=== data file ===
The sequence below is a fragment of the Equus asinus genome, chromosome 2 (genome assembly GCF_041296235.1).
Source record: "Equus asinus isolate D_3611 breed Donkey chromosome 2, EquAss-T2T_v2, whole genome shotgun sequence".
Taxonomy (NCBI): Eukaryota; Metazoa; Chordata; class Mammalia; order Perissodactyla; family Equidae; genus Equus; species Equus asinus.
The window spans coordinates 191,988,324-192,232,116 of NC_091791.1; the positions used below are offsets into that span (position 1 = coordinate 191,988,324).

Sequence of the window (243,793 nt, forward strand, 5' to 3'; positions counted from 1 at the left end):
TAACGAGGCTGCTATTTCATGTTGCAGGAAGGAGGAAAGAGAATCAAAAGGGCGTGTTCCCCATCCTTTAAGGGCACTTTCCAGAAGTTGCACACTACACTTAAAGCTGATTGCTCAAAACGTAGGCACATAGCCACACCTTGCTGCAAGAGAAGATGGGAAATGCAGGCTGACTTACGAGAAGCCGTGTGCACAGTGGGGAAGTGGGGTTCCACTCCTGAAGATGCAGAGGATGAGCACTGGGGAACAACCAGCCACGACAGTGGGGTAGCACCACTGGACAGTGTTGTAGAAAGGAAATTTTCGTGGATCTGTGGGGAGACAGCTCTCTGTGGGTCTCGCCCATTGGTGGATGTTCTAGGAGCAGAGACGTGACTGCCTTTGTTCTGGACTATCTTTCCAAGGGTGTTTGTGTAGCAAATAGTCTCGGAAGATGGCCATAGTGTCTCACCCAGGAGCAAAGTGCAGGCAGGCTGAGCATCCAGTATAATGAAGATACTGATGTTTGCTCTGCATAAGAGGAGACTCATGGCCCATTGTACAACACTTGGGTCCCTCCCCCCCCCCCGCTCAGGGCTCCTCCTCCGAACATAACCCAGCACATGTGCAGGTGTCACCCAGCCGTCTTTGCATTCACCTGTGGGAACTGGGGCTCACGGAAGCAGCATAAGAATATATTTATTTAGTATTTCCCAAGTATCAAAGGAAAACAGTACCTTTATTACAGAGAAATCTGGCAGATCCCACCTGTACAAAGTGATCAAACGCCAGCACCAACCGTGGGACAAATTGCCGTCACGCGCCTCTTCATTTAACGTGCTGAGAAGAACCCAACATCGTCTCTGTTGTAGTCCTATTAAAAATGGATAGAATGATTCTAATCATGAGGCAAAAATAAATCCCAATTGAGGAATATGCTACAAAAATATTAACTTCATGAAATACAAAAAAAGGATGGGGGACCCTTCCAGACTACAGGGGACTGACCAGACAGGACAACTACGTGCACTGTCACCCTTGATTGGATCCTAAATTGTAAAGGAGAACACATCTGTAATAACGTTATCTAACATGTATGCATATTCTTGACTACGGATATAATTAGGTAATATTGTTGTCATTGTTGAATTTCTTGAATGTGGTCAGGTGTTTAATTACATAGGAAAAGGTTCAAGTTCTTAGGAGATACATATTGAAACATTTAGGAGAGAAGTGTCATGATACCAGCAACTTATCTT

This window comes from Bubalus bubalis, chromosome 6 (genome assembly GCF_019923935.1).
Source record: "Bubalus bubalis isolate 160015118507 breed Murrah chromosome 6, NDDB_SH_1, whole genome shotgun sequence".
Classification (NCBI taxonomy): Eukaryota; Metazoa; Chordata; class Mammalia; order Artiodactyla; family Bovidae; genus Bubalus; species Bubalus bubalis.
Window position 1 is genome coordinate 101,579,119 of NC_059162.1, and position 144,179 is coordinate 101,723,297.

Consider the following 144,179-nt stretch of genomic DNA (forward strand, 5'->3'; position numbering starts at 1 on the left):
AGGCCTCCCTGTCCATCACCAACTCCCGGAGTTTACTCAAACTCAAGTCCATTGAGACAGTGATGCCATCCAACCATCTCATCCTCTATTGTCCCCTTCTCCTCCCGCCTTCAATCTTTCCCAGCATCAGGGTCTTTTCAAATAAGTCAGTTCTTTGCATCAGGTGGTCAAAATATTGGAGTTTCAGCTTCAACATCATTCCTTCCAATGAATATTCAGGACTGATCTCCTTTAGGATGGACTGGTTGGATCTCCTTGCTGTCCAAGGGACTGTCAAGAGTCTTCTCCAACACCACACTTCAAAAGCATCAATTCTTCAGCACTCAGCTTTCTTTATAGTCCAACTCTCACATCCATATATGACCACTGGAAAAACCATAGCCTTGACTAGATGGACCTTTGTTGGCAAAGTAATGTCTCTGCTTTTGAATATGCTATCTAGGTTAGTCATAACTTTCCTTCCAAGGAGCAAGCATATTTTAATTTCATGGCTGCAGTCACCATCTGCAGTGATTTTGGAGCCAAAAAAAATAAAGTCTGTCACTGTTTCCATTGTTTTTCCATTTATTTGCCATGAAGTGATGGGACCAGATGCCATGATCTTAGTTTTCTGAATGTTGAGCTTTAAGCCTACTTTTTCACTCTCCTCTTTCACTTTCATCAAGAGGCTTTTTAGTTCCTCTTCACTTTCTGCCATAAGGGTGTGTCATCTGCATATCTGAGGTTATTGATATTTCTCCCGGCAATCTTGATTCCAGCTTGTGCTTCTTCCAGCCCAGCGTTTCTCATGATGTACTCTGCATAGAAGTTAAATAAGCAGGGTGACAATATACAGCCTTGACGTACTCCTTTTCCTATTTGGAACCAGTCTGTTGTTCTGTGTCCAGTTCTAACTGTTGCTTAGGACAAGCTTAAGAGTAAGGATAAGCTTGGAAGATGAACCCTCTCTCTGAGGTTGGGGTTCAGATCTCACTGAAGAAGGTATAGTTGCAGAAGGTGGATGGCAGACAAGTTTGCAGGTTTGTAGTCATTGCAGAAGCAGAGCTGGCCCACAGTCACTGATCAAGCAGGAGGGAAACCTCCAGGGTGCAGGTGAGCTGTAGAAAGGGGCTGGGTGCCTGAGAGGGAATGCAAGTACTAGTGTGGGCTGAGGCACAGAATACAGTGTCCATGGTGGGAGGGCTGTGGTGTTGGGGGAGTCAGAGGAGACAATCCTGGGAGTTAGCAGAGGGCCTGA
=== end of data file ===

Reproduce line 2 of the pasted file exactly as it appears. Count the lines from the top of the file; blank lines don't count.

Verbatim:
Source record: "Equus asinus isolate D_3611 breed Donkey chromosome 2, EquAss-T2T_v2, whole genome shotgun sequence".